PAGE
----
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A mellifluous voice or instrument “possesses the nature of flowing like honey” because it is so sweet and smooth.
The Latin root word flu means “flow.” This Latin root is the word origin of a good number of English vocabulary words, including flu, influence, and fluid. The Latin root word flu is easily recalled through the English word fluid, for a fluid is a state of matter which, if not contained, “flows.”
The word ingredient Memlet, shown below, is one of many ways that a word is taught in Membean.
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The Latin root word flu means “flow.” This podcast will have a great influence on you when it comes to learning this influential Latin root word!
To get the worst over with first, let’s start straight off with the word influenza. Influenza was once thought to “flow” into people from the evil influence of the stars. The word flu is simply short for influenza, and can be now thought of as pathogens and other disease causing agents “flowing” into their victims to make them sick. The worse the flu, the more it holds the victim’s health in flux, that is, “flowing” from good to bad and hopefully back again, seemingly changing or “flowing” at will.
Have you ever had an influential foreign language teacher, that is, one who caused the excitement of speaking in a tongue other than your own to “flow” into you? Perhaps that teacher’s influence sent you overseas to Germany, where you may have become fluent in German, that is, the German language could just “flow” from your tongue in an effortless stream of words. Visiting a country which speaks the foreign language you are studying will improve your fluency in that language, or the way those foreign words “flow” forth from your tongue.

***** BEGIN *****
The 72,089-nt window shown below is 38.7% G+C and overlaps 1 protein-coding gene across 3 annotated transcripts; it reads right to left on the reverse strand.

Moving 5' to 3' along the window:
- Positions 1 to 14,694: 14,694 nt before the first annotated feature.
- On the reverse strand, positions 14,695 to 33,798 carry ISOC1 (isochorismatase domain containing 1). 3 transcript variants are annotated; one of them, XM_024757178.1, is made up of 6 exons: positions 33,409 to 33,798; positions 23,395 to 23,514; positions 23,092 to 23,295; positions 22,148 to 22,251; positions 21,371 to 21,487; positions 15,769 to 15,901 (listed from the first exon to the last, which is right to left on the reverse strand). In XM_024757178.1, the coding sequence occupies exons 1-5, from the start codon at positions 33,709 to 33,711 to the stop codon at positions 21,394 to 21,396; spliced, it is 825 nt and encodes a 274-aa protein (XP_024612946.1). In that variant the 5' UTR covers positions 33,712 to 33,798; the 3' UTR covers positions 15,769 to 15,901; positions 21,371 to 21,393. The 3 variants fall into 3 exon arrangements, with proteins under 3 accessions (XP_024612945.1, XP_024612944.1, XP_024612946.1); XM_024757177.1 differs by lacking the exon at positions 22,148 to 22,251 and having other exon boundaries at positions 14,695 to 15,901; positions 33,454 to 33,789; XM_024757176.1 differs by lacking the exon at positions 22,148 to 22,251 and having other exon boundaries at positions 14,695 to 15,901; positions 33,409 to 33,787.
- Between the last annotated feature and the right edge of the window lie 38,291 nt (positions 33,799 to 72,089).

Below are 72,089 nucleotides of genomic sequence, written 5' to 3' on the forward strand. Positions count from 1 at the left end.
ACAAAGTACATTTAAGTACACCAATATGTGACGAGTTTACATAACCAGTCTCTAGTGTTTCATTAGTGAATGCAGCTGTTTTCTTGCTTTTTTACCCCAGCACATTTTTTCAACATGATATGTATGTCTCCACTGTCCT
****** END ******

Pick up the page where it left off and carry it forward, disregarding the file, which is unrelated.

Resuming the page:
The sciences have liberally borrowed from the Latin root word flu which means “flow.” Consider the extremely reactive element fluorine, which likes to “flow” eagerly towards other substances such as water, organic compounds, and minerals in order to combine with them; fluorine is so reactive that it is rarely found isolated in nature. The same can be said for fluoride, the anion of fluorine, which, for example, readily “flows” towards cations such as sodium to form sodium fluoride, widely used to help prevent tooth decay. A fluid, of course, is a state of matter which “flows,” such as the liquid form of water (as opposed to water being a gas or solid). A fluorescent bulb’s light fluoresces, or “flows” out from it.
An effluent is waste that “flows” from a factory or other industrial system generally as sewage or another liquid pollutant into a body of water. Let’s hope effluents are not released into a confluence of rivers, or the point at which those two rivers “flow” together. Let’s also hope that you do not experience effluents “flowing” into a confluence that provides your drinking water, but rather that you experience affluence during your life, that is, when money just “flows” towards you!
Now that we’re thoroughly into the “flow” with the root word flu, it’s time to leave, but make no doubt that the influence of flu will continue to be considerable in learning English vocabulary!